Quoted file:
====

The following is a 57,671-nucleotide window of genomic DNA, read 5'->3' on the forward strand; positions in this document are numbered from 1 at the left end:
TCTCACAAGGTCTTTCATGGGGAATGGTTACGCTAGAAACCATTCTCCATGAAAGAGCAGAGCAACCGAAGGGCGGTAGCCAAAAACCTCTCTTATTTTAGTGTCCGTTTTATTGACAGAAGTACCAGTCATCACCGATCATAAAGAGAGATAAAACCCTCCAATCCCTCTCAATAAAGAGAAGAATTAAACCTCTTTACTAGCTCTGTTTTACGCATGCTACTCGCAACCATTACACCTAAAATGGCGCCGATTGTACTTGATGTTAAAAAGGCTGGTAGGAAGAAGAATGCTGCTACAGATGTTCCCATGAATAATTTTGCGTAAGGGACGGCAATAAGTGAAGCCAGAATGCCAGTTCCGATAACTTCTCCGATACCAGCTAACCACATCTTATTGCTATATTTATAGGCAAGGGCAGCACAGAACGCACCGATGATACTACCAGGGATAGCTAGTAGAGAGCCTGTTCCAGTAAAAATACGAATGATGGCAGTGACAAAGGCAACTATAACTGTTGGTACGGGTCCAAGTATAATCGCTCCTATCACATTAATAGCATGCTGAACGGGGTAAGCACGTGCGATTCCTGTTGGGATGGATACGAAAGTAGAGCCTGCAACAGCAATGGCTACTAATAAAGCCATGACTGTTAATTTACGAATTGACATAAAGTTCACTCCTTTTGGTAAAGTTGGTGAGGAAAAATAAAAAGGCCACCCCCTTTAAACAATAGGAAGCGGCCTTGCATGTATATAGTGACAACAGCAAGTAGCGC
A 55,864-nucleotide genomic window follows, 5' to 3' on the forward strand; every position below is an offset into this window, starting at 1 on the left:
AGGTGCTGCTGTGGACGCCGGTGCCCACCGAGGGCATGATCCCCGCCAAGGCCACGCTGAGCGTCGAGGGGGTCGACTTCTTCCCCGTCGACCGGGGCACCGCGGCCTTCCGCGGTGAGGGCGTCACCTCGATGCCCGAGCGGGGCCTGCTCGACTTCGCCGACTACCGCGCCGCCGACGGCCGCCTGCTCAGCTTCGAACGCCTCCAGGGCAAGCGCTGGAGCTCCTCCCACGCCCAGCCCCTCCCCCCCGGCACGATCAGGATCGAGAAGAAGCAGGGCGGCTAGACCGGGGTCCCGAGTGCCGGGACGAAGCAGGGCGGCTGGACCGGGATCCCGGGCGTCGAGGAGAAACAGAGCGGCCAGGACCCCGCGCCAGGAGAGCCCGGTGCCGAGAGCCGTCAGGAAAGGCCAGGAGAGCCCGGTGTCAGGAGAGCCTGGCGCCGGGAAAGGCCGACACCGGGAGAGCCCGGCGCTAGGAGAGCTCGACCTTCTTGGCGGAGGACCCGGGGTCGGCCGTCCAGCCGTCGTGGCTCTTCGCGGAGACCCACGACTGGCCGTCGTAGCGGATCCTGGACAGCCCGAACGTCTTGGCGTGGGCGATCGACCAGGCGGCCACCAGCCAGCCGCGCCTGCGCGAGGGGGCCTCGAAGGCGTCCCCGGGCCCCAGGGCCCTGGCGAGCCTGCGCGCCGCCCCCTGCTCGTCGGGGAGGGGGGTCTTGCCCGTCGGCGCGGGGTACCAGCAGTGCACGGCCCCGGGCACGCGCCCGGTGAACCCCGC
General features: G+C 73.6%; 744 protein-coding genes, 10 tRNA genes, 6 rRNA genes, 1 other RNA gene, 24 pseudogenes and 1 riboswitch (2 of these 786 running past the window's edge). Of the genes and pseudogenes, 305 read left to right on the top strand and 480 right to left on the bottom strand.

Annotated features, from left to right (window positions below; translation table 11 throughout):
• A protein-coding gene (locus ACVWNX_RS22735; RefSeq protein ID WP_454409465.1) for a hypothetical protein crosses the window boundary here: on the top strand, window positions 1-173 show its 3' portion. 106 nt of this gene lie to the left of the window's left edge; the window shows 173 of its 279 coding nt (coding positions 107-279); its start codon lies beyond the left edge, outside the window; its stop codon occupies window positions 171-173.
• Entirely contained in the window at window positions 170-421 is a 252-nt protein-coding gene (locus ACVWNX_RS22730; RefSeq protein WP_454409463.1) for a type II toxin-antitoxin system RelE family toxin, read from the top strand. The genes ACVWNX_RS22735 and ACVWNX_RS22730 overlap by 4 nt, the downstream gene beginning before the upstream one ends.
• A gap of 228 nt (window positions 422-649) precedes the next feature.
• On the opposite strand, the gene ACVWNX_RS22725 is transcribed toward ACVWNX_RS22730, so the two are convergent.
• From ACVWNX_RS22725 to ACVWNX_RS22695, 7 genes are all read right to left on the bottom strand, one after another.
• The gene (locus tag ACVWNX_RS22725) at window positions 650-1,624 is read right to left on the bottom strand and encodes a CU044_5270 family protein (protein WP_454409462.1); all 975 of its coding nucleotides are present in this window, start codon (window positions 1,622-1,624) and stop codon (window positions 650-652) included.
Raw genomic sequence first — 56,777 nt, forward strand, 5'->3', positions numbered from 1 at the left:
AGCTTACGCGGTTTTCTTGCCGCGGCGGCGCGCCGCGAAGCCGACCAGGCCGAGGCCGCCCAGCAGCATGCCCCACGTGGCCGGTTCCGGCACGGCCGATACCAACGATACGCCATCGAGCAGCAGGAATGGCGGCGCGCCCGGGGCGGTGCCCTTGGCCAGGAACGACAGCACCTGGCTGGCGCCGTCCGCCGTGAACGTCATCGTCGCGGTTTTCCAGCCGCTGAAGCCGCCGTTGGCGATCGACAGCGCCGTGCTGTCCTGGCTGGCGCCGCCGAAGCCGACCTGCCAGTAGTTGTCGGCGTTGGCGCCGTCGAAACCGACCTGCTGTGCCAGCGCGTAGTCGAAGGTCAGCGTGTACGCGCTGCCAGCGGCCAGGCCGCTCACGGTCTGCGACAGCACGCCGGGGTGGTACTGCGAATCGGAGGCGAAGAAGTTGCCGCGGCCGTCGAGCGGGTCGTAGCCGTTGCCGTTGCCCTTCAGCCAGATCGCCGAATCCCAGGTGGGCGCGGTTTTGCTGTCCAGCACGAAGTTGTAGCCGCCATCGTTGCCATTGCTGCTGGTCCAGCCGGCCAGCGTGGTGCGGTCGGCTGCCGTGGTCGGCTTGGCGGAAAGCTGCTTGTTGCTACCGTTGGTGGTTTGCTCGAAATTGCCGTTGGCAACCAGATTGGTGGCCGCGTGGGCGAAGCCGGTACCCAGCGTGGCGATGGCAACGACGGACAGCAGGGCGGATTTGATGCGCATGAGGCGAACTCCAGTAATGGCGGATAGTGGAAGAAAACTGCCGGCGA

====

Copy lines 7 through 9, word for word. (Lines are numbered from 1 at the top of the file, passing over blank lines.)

• A protein-coding gene (locus ACVWNX_RS22735; RefSeq protein ID WP_454409465.1) for a hypothetical protein crosses the window boundary here: on the top strand, window positions 1-173 show its 3' portion. 106 nt of this gene lie to the left of the window's left edge; the window shows 173 of its 279 coding nt (coding positions 107-279); its start codon lies beyond the left edge, outside the window; its stop codon occupies window positions 171-173.
• Entirely contained in the window at window positions 170-421 is a 252-nt protein-coding gene (locus ACVWNX_RS22730; RefSeq protein WP_454409463.1) for a type II toxin-antitoxin system RelE family toxin, read from the top strand. The genes ACVWNX_RS22735 and ACVWNX_RS22730 overlap by 4 nt, the downstream gene beginning before the upstream one ends.
• A gap of 228 nt (window positions 422-649) precedes the next feature.